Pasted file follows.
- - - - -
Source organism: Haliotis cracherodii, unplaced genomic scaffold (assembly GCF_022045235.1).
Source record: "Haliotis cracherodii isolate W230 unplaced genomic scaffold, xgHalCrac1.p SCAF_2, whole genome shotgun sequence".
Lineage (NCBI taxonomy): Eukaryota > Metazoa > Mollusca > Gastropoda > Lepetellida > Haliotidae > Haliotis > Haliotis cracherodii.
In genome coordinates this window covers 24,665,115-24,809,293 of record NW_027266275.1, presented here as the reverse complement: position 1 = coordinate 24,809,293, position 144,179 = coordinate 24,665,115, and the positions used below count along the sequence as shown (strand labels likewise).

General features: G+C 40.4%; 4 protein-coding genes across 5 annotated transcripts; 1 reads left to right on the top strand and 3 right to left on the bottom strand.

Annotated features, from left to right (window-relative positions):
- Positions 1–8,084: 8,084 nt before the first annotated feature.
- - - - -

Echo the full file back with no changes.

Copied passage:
Source organism: Haliotis cracherodii, unplaced genomic scaffold (assembly GCF_022045235.1).
Source record: "Haliotis cracherodii isolate W230 unplaced genomic scaffold, xgHalCrac1.p SCAF_2, whole genome shotgun sequence".
Lineage (NCBI taxonomy): Eukaryota > Metazoa > Mollusca > Gastropoda > Lepetellida > Haliotidae > Haliotis > Haliotis cracherodii.
In genome coordinates this window covers 24,665,115-24,809,293 of record NW_027266275.1, presented here as the reverse complement: position 1 = coordinate 24,809,293, position 144,179 = coordinate 24,665,115, and the positions used below count along the sequence as shown (strand labels likewise).

General features: G+C 40.4%; 4 protein-coding genes across 5 annotated transcripts; 1 reads left to right on the top strand and 3 right to left on the bottom strand.

Annotated features, from left to right (window-relative positions):
- Positions 1–8,084: 8,084 nt before the first annotated feature.